Debbie and I have shared our lives with the industry. When we first got married, the Pundit published a piece titled Marriage to a Produce Man in Pundit sister publication, PRODUCE BUSINESS. The article identified Forthrightness, Empathy, Necessity, Work and Perishability as five lessons learned by growing up in a produce family that I thought would help in marriage.
It was just after 9/11 and William was born. The world looked a little scary at that moment, and two new parents saw their role as protecting that little guy. Yet we were never pessimists and saw the hand of a divine providence in the fact that William was born on October 19, 2001, the same date we had launched PRODUCE BUSINESS in 1985. We called the piece we wrote about the birth, Faith in the Future.
Then there was Matthew. I wonder if he will ever know how precious he is… because we almost lost him. To this day I think of myself standing outside the delivery room because they wouldn’t let me in, and then I shudder, as I did that very day, when I suddenly realized that all those people around me were sent by the hospital to be near me if they had to tell me something awful. The article about the experience was called No Accidents In Life.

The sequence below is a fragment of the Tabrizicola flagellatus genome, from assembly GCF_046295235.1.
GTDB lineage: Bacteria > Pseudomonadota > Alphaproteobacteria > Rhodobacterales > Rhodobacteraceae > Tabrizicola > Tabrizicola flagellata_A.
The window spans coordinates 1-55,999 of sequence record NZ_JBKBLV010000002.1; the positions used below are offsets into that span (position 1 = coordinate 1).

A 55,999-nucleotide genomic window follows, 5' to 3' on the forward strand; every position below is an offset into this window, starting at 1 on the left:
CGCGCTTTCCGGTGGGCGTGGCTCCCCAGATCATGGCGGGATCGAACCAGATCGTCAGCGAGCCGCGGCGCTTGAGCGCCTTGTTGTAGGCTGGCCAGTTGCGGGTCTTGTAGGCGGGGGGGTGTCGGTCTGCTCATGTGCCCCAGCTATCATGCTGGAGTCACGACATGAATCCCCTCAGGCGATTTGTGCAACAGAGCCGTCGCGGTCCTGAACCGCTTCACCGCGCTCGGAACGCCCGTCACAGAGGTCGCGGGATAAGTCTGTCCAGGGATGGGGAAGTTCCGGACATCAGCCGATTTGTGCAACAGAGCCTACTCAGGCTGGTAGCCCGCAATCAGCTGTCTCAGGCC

As with many in our age brackets, while we are busy raising families, we also sometimes get opportunities to say thanks to our own parents for all they did for us. When my father was ill and I traveled to Texas to help, it was Debbie who manned the home front. I wrote a Special Note about the experience and included the famous Dylan Thomas poem, Do Not Go Gentle Into That Good Night.
Then there have been the industry friends and family we’ve had fun with. We stole off to Las Vegas with some industry friends, swooped into town to attend the 40th birthday of another, did a cruise with family and friends, and a barbeque in the backyard out in Los Angeles and countless fun times with others.
Of course, life is bitter mixed with sweet, and we’ve known sadness as well. As when we went to the Animal Kingdom Lodge with our friends the Nuccis, and Joe Nucci suffered a fatal heart attack, or when I gave a Eulogy at the United Nations Chapel for an industry consultant, Stan Silverzweig.
And as quick as you blink, ten years is over: Building a business, having children, helping your parents — living and dying with family and friends. It just happened so fast. Then it starts to hit you. If I just blinked my eyes and we traveled ten years from our wedding day, that means if I blink again, William, my second grader, will be 17-years-old and Matthew, my kindergartener, will be 16-years-old. Now the boys leap on me when I walk in the door; ten years from now, I suppose they will be distracted by friends and girlfriends and who knows what activities?